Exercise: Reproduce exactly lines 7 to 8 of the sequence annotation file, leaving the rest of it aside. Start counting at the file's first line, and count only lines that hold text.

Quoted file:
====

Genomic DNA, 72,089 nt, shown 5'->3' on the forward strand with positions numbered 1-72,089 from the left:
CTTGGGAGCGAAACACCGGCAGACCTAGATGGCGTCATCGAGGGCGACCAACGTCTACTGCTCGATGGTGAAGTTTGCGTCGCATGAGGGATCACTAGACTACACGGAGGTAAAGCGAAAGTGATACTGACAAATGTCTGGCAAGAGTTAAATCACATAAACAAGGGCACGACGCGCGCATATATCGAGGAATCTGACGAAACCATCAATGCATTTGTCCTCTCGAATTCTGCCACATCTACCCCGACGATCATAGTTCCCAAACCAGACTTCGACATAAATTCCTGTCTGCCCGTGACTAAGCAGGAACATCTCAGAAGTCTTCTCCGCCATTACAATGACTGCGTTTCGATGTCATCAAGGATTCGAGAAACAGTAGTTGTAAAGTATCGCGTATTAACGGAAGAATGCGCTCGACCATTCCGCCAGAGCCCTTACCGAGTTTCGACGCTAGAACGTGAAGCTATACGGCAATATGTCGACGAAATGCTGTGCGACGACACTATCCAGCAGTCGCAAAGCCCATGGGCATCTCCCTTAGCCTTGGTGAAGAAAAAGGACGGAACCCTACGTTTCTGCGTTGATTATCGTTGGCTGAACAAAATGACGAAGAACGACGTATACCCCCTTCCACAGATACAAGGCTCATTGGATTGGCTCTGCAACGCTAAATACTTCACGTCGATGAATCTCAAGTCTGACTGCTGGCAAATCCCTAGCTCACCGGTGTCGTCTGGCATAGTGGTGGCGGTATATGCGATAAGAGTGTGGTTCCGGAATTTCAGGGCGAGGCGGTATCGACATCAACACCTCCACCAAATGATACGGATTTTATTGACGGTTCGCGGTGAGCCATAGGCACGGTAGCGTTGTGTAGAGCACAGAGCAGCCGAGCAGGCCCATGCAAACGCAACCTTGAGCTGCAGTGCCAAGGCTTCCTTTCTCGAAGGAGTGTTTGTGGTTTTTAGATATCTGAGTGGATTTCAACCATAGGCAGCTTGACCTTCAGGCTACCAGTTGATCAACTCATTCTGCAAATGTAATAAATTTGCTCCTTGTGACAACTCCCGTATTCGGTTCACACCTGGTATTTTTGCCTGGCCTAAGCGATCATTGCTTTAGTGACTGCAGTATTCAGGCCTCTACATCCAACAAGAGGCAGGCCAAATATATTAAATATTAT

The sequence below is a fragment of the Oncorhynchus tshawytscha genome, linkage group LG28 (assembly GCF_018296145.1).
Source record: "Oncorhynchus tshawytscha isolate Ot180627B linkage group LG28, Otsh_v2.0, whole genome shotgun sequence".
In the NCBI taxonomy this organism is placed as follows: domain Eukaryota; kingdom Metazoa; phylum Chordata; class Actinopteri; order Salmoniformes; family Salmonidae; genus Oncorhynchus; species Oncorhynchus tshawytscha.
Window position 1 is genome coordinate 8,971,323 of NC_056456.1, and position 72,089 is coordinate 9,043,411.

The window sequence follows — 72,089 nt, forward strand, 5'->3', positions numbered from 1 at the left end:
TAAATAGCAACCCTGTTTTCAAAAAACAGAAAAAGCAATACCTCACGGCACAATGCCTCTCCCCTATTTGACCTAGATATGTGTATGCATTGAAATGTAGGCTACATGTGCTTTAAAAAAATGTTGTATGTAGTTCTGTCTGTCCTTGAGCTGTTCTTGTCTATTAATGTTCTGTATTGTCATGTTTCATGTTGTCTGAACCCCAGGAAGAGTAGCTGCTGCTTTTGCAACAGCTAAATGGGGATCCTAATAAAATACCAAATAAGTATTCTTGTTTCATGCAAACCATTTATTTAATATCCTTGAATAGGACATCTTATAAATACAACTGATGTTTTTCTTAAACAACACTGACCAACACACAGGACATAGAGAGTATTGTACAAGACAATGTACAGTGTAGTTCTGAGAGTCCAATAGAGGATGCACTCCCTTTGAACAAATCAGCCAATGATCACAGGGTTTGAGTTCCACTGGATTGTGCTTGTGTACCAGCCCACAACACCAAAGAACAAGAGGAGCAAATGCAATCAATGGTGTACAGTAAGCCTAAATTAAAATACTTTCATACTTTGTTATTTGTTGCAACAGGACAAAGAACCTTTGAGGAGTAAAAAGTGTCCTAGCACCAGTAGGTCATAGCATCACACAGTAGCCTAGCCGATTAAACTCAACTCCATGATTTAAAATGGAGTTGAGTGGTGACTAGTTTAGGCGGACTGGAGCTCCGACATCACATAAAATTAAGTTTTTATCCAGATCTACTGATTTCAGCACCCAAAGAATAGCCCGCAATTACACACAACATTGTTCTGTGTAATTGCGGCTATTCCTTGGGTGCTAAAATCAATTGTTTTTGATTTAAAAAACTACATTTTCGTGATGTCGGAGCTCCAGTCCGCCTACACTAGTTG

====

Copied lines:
The window sequence follows — 72,089 nt, forward strand, 5'->3', positions numbered from 1 at the left end:
TAAATAGCAACCCTGTTTTCAAAAAACAGAAAAAGCAATACCTCACGGCACAATGCCTCTCCCCTATTTGACCTAGATATGTGTATGCATTGAAATGTAGGCTACATGTGCTTTAAAAAAATGTTGTATGTAGTTCTGTCTGTCCTTGAGCTGTTCTTGTCTATTAATGTTCTGTATTGTCATGTTTCATGTTGTCTGAACCCCAGGAAGAGTAGCTGCTGCTTTTGCAACAGCTAAATGGGGATCCTAATAAAATACCAAATAAGTATTCTTGTTTCATGCAAACCATTTATTTAATATCCTTGAATAGGACATCTTATAAATACAACTGATGTTTTTCTTAAACAACACTGACCAACACACAGGACATAGAGAGTATTGTACAAGACAATGTACAGTGTAGTTCTGAGAGTCCAATAGAGGATGCACTCCCTTTGAACAAATCAGCCAATGATCACAGGGTTTGAGTTCCACTGGATTGTGCTTGTGTACCAGCCCACAACACCAAAGAACAAGAGGAGCAAATGCAATCAATGGTGTACAGTAAGCCTAAATTAAAATACTTTCATACTTTGTTATTTGTTGCAACAGGACAAAGAACCTTTGAGGAGTAAAAAGTGTCCTAGCACCAGTAGGTCATAGCATCACACAGTAGCCTAGCCGATTAAACTCAACTCCATGATTTAAAATGGAGTTGAGTGGTGACTAGTTTAGGCGGACTGGAGCTCCGACATCACATAAAATTAAGTTTTTATCCAGATCTACTGATTTCAGCACCCAAAGAATAGCCCGCAATTACACACAACATTGTTCTGTGTAATTGCGGCTATTCCTTGGGTGCTAAAATCAATTGTTTTTGATTTAAAAAACTACATTTTCGTGATGTCGGAGCTCCAGTCCGCCTACACTAGTTG